The menu at this bakery is a tribute to the luncheon foods served in the South in the 1950s: country ham sandwiches, pimento cheese sandwiches, beaten biscuits, tomato aspic, macaroni salad, and pretty cupcakes. Almost every element in a Sally Bell’s “lunchbox” is made from scratch that morning, from the mayonnaise in the potato salad to the zest-flecked orange icing on the cupcake. Half a deviled egg and a pecan cheese wafer complete the box, which is tied with candy-striped baker’s twine. website /  708 W Grace Street / Richmond VA

Lilly’s Bistro
of Louisville / Kentucky

Kentucky native Kathy Cary is, hands-down, the pioneer of Louisville’s contemporary farm-to-table movement. Since 1988, her Bardstown Road restaurant, Lilly’s Bistro—named for her daughter—has been turning out refined comfort food tweaked with creative usage of ingredients from the Southern larder: sorghum, stone-ground grits, country ham. Like Cary herself, who picked up French training in Washington, DC, Lilly’s has a global outlook but a resolutely Southern soul. website / 1147 Bardstown Road / Louisville KY

Casamentos Restaurant Oysters
Casamento's Restaurant of New Orleans. Photo by Jennifer Hitchcock.

of New Orleans, Louisiana

It seems everyone who has dined there has a personal affinity for New Orleans’ Casamento’s, that seasonal superstar where memories are made as swiftly as oysters are (theatrically) shucked. The Lee Brothers share their tale…

It’s a tradition in our family to plan trips to New Orleans around the hours of operation of Casamento’s on Magazine Street. Because the restaurant is always our first stop, the one we head straight for immediately after arriving at Louis Armstrong New Orleans International Airport. Here’s our order: oyster stew, a dozen on the half shell, an oyster soup, full oyster loaf, fried blue-crab claws, and ice-cold Abita beers. When you make this your family tradition, you will thank us. Welcome to New Orleans! website / 4330 Magazine Street / New Orleans LA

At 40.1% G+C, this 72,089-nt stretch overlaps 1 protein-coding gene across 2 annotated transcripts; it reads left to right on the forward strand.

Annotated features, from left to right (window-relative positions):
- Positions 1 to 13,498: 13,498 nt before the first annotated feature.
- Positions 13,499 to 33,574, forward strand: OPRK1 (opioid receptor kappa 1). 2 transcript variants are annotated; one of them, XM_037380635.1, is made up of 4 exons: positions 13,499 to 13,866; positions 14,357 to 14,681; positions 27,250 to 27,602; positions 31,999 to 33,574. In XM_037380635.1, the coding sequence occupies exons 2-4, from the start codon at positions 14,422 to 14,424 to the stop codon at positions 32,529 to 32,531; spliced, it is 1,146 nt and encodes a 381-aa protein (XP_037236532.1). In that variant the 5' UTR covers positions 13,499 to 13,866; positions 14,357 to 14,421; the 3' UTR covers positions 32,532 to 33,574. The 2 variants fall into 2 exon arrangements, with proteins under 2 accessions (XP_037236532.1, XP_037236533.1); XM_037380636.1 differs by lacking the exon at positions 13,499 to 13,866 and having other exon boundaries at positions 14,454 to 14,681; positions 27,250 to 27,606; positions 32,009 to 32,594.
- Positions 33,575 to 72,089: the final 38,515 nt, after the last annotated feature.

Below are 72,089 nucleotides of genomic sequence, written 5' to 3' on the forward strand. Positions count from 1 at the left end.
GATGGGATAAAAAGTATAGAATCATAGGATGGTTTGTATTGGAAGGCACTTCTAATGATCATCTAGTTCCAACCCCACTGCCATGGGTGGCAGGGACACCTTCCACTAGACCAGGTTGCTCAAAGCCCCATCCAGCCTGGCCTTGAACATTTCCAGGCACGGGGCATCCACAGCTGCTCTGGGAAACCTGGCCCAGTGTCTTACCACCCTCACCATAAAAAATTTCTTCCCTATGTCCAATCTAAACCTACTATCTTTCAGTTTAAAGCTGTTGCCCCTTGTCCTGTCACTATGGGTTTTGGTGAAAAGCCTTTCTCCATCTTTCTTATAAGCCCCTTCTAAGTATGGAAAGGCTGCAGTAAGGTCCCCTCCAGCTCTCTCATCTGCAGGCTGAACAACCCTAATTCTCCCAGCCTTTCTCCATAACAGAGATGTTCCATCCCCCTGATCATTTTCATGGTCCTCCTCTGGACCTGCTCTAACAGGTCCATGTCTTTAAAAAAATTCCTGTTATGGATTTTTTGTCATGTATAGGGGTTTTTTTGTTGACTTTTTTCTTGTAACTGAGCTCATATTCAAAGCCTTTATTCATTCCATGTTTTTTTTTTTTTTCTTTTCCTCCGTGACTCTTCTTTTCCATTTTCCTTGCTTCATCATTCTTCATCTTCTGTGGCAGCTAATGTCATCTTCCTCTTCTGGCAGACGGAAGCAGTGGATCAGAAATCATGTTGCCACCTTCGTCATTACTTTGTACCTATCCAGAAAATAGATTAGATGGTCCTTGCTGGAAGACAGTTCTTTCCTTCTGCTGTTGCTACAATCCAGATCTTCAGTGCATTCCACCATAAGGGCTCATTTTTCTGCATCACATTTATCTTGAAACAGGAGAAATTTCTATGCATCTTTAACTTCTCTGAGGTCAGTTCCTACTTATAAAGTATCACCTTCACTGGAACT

Cashion’s Eat Place
of Washington / DC

Jackson, Mississippi, native Ann Cashion, drawing upon her training in kitchens from San Francisco to Italy to France, opened Cashion’s Eat Place in DC in 1995. And though some might quibble about labeling it “Southern,” we always find it ineffably so—something about the effortless sense of hospitality, the correctly prepared shrimp and grits, the lacing of buttermilk and comeback sauce throughout the menu. When Cashion sold the place to her veteran chef and general manager nearly ten years ago, they had the good sense to keep its spirit—and cooking—intact. website / 1819 Columbia Rd NW / Washington DC

Charles’s Country Pan-Fried Chicken
of New York, New York

If you’ve even wondered whether authentic Southern food exists in New York City, hustle yourself over to Harlem, to Charles’s Country Pan-Fried Chicken. Charles Gabriel, who grew up on a farm in Huntersville, North Carolina, learned his skillet sorcery from his mother at the age of ten and moved to New York to work in restaurants in the early 1960s. For the last twenty years, he’s been cooking truly perfect chicken, with a crackly-crisp crust and moist, brothy meat. If you sit down to a plate of it, along with sides of
righteous collard greens and candied yams, you’d swear you were home. 212.281.1800 / 2841 Frederick Douglass Blvd #1 / New York NY

Crook’s Corner
of Chapel Hill / North Carolina

Under founders Gene Hamer and the late Bill Neal, Crook’s Corner was the training ground for a legion of outstanding Southern chefs helming the next generation of classic Southern restaurants, viz., Emily Tornquist, John Currence, Robert Stehling. Under the stewardship of Bill Smith, who’s been leading the Crook’s kitchen since 1992, the commitment to fresh, seasonal home-style cooking hasn’t flagged for one second, and there are new originals in the mix, like Smith’s sublime honeysuckle sorbet and “Cheesepork” (the former is very seasonal, so satisfy your sweet tooth with his famous Atlanta Beach Pie, but the latter you just have to try!). website / 610 West Franklin Street / Chapel Hill NC

Featured in the upcoming issue of The Local Palate.